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No matter the reason you have to brave the cold with your baby, just make sure your little one is bundled up well. These tips can help:

  • Think layers. It’s always best to layer baby’s clothing, which traps heat between the layers. Thin cotton clothes work well, starting with a thin sleeper onesie and then adding as needed — maybe a long sleeved shirt and pants or even a snowsuit if your little one is going to be in very cold temps.
  • Cover up. Make sure that your baby is completely covered from head-to-toe. If you need mittens, gloves, a hat, thick socks and snow boots, make sure your baby is wearing them too.
  • Don’t forget blankets outside. If you’re headed out in the stroller, you can use a blanket and/or his stroller’s rain cover as a plus-one layer; they can keep out the elements and keep in some heat.
  • Abide by car seat safety. Once you get to the car, remove baby’s bulky coat because it can compress below the harness and be too loose in the event of an accident. He can still wear multiple thin layers as well as a hat and mittens in the car seat.
  • Beware of overheating. Babies dressed in too many layers of blankets or clothing are at greater risk for overheating and SIDS (sudden infant death syndrome). If you’ve been out, remove your baby’s winter clothes as soon as you come inside (yes, even if he is asleep!).
  • Keep the room temperature cool. Putting your sweetie to bed or down for a nap? In the winter or summer, try to keep the room temperature between 68 and 72 degrees Fahrenheit. To make sure your baby is comfortable, check his neck to see if he’s too sweaty. A little dampness goes with the baby territory, but pools of perspiration definitely do not.
  • Skip the blankets at nap and bedtime. Dress him in a warm sleeper or sleep sack, but skip the blankets. Loose bedding is also a risk factor for SIDS.

How to Dress a Newborn for Hot Weather

Overheating isn’t just a cold-weather condition — hot and humid days can also be dangerous for newborns, who can’t yet regulate their own body temperature. Here’s how to keep your little one safe:


  • Take away layers. When the temperature is over 75 degrees F, a single layer should be enough for baby.
  • Cover baby's head with a lightweight hat. Cold or hot, hats are important to protect baby from too much sunlight.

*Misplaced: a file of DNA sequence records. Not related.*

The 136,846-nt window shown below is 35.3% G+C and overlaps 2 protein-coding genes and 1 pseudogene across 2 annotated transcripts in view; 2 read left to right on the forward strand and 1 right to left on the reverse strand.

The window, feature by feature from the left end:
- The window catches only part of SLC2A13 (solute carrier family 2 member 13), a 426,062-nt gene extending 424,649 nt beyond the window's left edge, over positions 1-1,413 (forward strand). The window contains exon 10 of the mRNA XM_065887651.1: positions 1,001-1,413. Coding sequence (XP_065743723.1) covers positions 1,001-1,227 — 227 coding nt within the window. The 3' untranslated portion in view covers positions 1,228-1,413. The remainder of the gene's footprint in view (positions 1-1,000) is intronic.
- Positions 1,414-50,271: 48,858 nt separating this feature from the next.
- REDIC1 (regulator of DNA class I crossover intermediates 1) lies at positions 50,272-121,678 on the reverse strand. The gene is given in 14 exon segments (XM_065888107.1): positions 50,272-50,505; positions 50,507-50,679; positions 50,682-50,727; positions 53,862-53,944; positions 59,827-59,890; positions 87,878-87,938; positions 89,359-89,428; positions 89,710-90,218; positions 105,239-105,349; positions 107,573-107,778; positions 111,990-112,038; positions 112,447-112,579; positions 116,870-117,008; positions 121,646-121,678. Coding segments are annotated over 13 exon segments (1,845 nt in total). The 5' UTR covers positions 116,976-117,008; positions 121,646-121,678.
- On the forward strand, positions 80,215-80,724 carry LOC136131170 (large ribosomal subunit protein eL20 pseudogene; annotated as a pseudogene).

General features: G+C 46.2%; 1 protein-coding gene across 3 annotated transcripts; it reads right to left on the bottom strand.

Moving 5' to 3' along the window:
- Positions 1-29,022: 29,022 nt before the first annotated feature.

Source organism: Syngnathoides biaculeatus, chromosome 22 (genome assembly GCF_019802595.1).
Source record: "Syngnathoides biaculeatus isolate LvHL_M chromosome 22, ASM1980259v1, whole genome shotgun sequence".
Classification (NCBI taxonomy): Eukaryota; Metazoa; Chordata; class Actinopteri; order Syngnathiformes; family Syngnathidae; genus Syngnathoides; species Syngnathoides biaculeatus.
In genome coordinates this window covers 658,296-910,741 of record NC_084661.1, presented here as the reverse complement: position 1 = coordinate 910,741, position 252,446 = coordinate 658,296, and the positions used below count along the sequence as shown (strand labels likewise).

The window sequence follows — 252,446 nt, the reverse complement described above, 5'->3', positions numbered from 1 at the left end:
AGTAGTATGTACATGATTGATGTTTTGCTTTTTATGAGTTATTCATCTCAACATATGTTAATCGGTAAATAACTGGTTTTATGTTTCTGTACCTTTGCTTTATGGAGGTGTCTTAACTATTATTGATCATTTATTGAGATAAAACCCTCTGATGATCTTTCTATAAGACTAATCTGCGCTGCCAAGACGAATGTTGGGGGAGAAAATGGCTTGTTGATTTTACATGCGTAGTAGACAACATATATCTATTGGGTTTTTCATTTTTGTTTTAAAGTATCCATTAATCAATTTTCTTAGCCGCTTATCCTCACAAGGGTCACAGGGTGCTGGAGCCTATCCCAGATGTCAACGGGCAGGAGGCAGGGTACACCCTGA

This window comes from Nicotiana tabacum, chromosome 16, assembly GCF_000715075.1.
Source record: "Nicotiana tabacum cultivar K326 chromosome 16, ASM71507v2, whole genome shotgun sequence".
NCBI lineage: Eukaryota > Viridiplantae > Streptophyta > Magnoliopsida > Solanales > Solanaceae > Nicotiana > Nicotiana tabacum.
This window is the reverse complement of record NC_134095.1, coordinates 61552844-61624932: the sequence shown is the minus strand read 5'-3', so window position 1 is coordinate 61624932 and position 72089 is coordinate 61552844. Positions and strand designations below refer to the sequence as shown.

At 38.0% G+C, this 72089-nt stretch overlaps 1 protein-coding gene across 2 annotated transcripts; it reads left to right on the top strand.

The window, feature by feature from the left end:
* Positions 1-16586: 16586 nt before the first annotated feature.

• Think thinner. When it’s really warm outside, use lighter fabrics, especially at night. Baby will likely still require one more layer, which can include a light sleeper onesie and a thin sleep sack. Once babies roll over, they no longer require a sleep sack. If you’re wearing your newborn in a sling or carrier, be sure the material is breathable so your little passenger doesn’t get too hot.
  • Keep baby shielded from the sun. Most doctors support using sunscreen on babies of all ages, although the Food and Drug Administration (FDA) doesn't endorse the use of sunscreen on babies under 6 months old. For newborns, it’s really best to avoid sun exposure completely in hot or cold weather. Make sure shade is available if you’re headed to the beach, and limit your time in the heat to a few minutes at a time, especially at midday when the sun is strongest.
  • Protect those peepers. Make sure that baby’s eyes are protected from the sun with 100 percent UV protection sunglasses.

How to Dress a Newborn for Warm or Cool Weather

When the temperature is mild, it’s still best to use the layer rule. Dress baby in as many layers as you require and then add one more. Also, make sure that your little one is always dry, because wet or damp clothing can cause hypothermia even when the weather is just cool (over 40 degrees F).

And check his diaper frequently when you’re outside. Additionally, no matter the temperature, make sure that your baby is shielded from the sun by his car seat or stroller canopy, a hat, sunglasses or just shelter.

More on How to Dress Your Baby

What's the Right Temperature for Baby?

Whatever the weather is like outside, your baby’s temperature should always be between 98 and 100 degrees F; a rectal reading is always the most accurate. When it’s out of the normal range, that may be a sign of illness.

What’s more, whether it’s summer or winter, baby’s nursery should be between 68 and 72 degrees F. If your baby is preterm, keep the thermostat a bit higher at 72 degrees F.

If it’s too hot, it can increase a baby’s risk of SIDS. If it’s too cold, it can cause a risk of hypothermia, when your little one’s temperature drops to a dangerously low level. When your baby is sick and has a fever, dress him in lighter, acrylic fabrics.

Signs It's Too Hot or Cold for Baby

When babies are too warm, they may looked flushed and sweaty or they may breathe rapidly if they’re overheated. This can cause them to be cranky and irritable and, in more extreme cases, lead to heat stroke.

If your baby seems overheated, start to remove layers, head inside and then call your pediatrician or 911 if he does not cool down immediately.

When your baby is too cold, he may develop frostbite or hypothermia. Check for signs of lethargy or unresponsiveness. If baby has frostbite, the affected area may appear blistered and white or pale gray. In both cases, contact your doctor immediately or call 911.

Whether it’s frosty cold or scorching out, it’s all about keeping your baby comfortable from the elements. Think layers and follow your gut. If you’re nervous that your baby is too hot or too cold, make a wardrobe adjustment ASAP or head inside to enjoy some temperature-controlled comfort.


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